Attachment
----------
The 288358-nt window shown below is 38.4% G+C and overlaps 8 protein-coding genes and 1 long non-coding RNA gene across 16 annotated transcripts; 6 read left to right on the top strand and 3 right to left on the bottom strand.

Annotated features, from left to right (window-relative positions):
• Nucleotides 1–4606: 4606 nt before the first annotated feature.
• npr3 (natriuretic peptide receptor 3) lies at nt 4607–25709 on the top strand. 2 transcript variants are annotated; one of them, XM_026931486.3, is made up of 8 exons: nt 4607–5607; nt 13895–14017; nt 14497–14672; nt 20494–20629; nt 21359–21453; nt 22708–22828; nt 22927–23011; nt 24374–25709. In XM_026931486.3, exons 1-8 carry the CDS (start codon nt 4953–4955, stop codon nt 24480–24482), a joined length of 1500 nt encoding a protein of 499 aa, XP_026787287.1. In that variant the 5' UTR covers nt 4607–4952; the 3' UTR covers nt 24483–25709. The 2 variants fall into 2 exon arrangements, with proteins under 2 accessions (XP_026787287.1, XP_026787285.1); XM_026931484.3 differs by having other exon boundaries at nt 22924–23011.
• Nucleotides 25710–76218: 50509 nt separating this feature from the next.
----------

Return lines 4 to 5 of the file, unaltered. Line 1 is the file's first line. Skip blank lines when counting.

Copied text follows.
• npr3 (natriuretic peptide receptor 3) lies at nt 4607–25709 on the top strand. 2 transcript variants are annotated; one of them, XM_026931486.3, is made up of 8 exons: nt 4607–5607; nt 13895–14017; nt 14497–14672; nt 20494–20629; nt 21359–21453; nt 22708–22828; nt 22927–23011; nt 24374–25709. In XM_026931486.3, exons 1-8 carry the CDS (start codon nt 4953–4955, stop codon nt 24480–24482), a joined length of 1500 nt encoding a protein of 499 aa, XP_026787287.1. In that variant the 5' UTR covers nt 4607–4952; the 3' UTR covers nt 24483–25709. The 2 variants fall into 2 exon arrangements, with proteins under 2 accessions (XP_026787287.1, XP_026787285.1); XM_026931484.3 differs by having other exon boundaries at nt 22924–23011.
• Nucleotides 25710–76218: 50509 nt separating this feature from the next.